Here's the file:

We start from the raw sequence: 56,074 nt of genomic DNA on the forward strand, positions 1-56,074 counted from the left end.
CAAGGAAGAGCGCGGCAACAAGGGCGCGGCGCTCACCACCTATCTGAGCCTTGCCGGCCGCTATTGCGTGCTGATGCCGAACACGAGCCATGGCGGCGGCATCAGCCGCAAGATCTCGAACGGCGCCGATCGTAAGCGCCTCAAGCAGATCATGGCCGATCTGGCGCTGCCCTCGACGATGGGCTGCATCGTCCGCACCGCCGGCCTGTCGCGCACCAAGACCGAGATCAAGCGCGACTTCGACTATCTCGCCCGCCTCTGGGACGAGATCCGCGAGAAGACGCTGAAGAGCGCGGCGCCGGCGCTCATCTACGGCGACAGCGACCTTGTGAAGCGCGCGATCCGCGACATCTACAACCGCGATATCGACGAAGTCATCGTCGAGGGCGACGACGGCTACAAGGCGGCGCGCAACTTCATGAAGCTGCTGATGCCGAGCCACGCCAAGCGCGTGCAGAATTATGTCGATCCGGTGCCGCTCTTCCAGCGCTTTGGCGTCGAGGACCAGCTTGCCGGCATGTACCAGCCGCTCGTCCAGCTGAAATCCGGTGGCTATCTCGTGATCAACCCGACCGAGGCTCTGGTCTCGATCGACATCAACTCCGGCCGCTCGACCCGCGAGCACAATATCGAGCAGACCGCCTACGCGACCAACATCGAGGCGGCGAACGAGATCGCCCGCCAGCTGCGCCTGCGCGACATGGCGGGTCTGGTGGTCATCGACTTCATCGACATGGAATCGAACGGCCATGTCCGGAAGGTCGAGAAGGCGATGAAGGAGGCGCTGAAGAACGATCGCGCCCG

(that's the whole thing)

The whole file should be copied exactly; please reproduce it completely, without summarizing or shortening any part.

We start from the raw sequence: 56,074 nt of genomic DNA on the forward strand, positions 1-56,074 counted from the left end.
CAAGGAAGAGCGCGGCAACAAGGGCGCGGCGCTCACCACCTATCTGAGCCTTGCCGGCCGCTATTGCGTGCTGATGCCGAACACGAGCCATGGCGGCGGCATCAGCCGCAAGATCTCGAACGGCGCCGATCGTAAGCGCCTCAAGCAGATCATGGCCGATCTGGCGCTGCCCTCGACGATGGGCTGCATCGTCCGCACCGCCGGCCTGTCGCGCACCAAGACCGAGATCAAGCGCGACTTCGACTATCTCGCCCGCCTCTGGGACGAGATCCGCGAGAAGACGCTGAAGAGCGCGGCGCCGGCGCTCATCTACGGCGACAGCGACCTTGTGAAGCGCGCGATCCGCGACATCTACAACCGCGATATCGACGAAGTCATCGTCGAGGGCGACGACGGCTACAAGGCGGCGCGCAACTTCATGAAGCTGCTGATGCCGAGCCACGCCAAGCGCGTGCAGAATTATGTCGATCCGGTGCCGCTCTTCCAGCGCTTTGGCGTCGAGGACCAGCTTGCCGGCATGTACCAGCCGCTCGTCCAGCTGAAATCCGGTGGCTATCTCGTGATCAACCCGACCGAGGCTCTGGTCTCGATCGACATCAACTCCGGCCGCTCGACCCGCGAGCACAATATCGAGCAGACCGCCTACGCGACCAACATCGAGGCGGCGAACGAGATCGCCCGCCAGCTGCGCCTGCGCGACATGGCGGGTCTGGTGGTCATCGACTTCATCGACATGGAATCGAACGGCCATGTCCGGAAGGTCGAGAAGGCGATGAAGGAGGCGCTGAAGAACGATCGCGCCCG